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Cost-utility of triple versus dual inhaler therapy in moderate to severe asthma

Abstract

Background

An important proportion of asthma patients remain uncontrolled despite using inhaled corticosteroids and long-acting beta-agonists. Clinical guidelines recommend, in these patients, using add-on long-acting muscarinic antagonists (triple therapy) to treatment with high doses of inhaled corticosteroids-long-acting beta2-agonist (dual therapy). The purpose of this study was to assess the cost-effectiveness of triple therapy versus dual therapy for patients with severe asthma.

Methods

A probabilistic Markov model was created to estimate the cost and quality-adjusted life-years (QALYs) of patients with severe asthma in Colombia. Total costs and QALYS of dual and triple therapy were calculated over a lifetime horizon. Multiple sensitivity analyses were conducted. Cost-effectiveness was evaluated at a willingness-to-pay value of $19,000.

Results

The model suggests a potential gain of 1.55 QALYs per patient per year on triple therapy with respect to dual therapy. We observed a difference of US$304 in discounted cost per person-year on triple therapy with respect to dual therapy. The incremental cost-effectiveness ratio was US$196 in the probabilistic model. In the sensitivity analysis, our base‐case results were robust to variations in all assumptions and parameters.

Conclusion

In conclusion, triple therapy in patients with moderate-severe asthma was cost-effective. Using triple therapy emerges with our results as an alternative before using oral corticosteroids or biologics, especially in resource-limited settings.

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Background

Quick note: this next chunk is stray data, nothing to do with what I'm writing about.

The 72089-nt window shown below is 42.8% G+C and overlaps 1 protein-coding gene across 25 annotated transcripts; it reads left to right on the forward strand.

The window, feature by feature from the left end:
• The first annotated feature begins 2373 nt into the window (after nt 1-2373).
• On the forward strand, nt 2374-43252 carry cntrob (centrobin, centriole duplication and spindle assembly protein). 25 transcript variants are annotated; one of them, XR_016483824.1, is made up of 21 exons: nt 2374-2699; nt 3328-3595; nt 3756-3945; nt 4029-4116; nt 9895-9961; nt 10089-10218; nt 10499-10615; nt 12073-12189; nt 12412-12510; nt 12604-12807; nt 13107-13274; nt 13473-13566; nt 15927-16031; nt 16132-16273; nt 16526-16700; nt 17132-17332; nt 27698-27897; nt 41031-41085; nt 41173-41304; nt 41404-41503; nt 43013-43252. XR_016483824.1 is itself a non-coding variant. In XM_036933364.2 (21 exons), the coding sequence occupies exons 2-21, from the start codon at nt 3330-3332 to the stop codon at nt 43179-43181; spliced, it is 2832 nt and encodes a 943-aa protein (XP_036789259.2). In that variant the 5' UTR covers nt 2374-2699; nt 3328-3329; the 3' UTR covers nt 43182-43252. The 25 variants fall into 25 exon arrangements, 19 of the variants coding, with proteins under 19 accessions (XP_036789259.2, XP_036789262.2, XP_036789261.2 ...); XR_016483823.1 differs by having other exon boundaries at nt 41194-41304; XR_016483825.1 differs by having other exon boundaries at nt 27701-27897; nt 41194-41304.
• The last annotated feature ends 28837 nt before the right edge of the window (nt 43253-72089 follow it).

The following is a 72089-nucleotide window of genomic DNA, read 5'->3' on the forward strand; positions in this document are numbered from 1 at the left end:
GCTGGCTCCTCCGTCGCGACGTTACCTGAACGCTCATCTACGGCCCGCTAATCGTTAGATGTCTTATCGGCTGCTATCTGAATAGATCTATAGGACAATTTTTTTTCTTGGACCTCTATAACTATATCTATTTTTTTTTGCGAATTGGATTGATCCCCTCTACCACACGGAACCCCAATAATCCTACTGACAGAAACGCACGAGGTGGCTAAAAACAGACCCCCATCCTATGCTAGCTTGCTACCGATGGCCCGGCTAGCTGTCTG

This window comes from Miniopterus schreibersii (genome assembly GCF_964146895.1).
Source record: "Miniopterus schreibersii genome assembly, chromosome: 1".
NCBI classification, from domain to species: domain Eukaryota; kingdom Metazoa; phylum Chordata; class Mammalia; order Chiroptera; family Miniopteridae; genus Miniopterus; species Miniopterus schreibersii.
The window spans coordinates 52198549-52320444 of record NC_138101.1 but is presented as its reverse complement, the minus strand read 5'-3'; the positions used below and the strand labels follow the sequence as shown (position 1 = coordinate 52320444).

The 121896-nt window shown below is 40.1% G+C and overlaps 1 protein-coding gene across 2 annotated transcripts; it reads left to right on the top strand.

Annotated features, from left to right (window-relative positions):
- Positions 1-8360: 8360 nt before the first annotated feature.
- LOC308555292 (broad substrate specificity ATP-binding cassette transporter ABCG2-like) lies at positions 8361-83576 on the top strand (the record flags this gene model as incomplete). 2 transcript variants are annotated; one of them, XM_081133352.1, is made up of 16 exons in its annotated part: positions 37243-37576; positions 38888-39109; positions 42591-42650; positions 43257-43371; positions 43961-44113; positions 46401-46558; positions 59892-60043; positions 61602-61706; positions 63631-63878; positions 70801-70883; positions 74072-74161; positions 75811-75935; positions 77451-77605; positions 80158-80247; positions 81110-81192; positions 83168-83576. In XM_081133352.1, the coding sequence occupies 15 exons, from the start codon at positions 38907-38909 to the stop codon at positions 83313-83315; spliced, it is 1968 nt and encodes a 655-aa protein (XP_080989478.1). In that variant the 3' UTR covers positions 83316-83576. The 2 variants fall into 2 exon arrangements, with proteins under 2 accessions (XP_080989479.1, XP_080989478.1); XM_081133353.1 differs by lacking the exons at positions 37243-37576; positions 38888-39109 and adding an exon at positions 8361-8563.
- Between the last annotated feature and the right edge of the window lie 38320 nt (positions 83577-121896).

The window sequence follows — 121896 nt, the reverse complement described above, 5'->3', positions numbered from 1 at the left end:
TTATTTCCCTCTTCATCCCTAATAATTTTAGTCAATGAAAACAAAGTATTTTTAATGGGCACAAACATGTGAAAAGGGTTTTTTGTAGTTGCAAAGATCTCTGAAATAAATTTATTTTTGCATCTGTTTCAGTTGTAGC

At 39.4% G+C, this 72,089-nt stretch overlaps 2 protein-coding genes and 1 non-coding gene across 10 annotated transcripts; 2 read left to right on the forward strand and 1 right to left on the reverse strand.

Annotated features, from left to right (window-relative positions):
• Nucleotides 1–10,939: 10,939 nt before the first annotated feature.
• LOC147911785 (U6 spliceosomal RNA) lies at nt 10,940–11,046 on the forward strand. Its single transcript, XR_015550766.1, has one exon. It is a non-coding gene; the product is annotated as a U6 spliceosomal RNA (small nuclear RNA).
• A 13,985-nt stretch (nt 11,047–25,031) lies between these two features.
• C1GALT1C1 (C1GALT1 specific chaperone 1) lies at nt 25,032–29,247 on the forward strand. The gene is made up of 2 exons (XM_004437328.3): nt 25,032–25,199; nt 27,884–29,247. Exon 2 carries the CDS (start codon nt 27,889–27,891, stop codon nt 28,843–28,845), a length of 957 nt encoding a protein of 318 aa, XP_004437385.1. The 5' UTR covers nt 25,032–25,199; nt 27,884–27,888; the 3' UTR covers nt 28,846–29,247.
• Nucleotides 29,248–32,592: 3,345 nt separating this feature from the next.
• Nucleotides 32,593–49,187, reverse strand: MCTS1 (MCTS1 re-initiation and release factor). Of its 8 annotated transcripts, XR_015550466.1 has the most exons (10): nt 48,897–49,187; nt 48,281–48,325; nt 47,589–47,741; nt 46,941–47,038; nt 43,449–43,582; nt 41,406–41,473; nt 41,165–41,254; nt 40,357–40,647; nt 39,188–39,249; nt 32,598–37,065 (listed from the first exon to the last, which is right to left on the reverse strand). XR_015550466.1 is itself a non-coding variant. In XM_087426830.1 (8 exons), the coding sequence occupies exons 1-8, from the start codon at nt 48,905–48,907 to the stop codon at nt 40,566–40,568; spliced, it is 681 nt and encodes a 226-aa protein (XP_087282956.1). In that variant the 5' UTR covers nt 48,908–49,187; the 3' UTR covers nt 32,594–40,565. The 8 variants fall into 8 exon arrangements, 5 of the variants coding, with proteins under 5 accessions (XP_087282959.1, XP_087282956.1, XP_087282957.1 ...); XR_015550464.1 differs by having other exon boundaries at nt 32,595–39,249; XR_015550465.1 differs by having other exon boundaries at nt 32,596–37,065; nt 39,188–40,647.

Asthma is the most prevalent respiratory disease in all age groups [1]. At least 24% of patients with asthma are classified as severe asthma requiring high doses of inhaled corticosteroids (ICS)-long-acting beta2-agonist (LABA) or ICS-LABA or oral corticosteroids (OCS) [2]. The direct cost of severe asthma per patient is three times higher than the cost of mild asthma; a cost that would be higher if we include indirect costs [3]. It is estimated that adults had 1.5 missed days per month due to asthma symptoms and 4.9 days per month of reduced productivity [4].In this sense, severe asthma is a serious problem for health systems. In US Yaghoubi and colleagues projected the economic and humanistic burden of asthma among U.S. adults from 2019 to 2038; they estimated that there will be around 175 million person-years with uncontrolled asthma and if all those people with uncontrolled asthma in the United States can achieve and maintain asthma control, the saving would be about $300 billion in direct costs and $660 billion in indirect costs, recovering 15,462 quality-adjusted life-years[5].

Gina 2021 recommends medium or high-dose ICS and LABAs combination ( dual therapy) as a preferred controller [6]. Indeed, despite these drugs, almost 70% of these patients do not achieve total control of symptoms [2]. Clinical guidelines recommend, in these patients, using add-on long-acting muscarinic antagonists (LAMA) to treatment with ICS-LABA in severe asthma because this triple therapy (ICS + LABA + LAMA) because improves lung function, quality of life and increased the time to severe exacerbation requiring OCS [6,7,8,9]. This is a relevant alternative, insofar as it can prevent the patient from ending up using oral corticosteroids or high-cost biologic drugs. However, this recommendation raises concerns as if the extra benefit offered by this drug outweighs the additional cost compared to therapy with only dual therapy. This question is even more relevant in developing countries with an increasing prevalence of asthma and constrained healthcare. An economic evaluation of these new drugs could provide evidence to optimize the efficiency of using economic resources in these countries. This study aimed to use to assess the health and economic consequences of dual inhaled therapy (LABA + ICS) versus triple inhaled therapy (LAMA + LABA + ICS) for the treatment of severe asthma in Colombia.

Materials and methods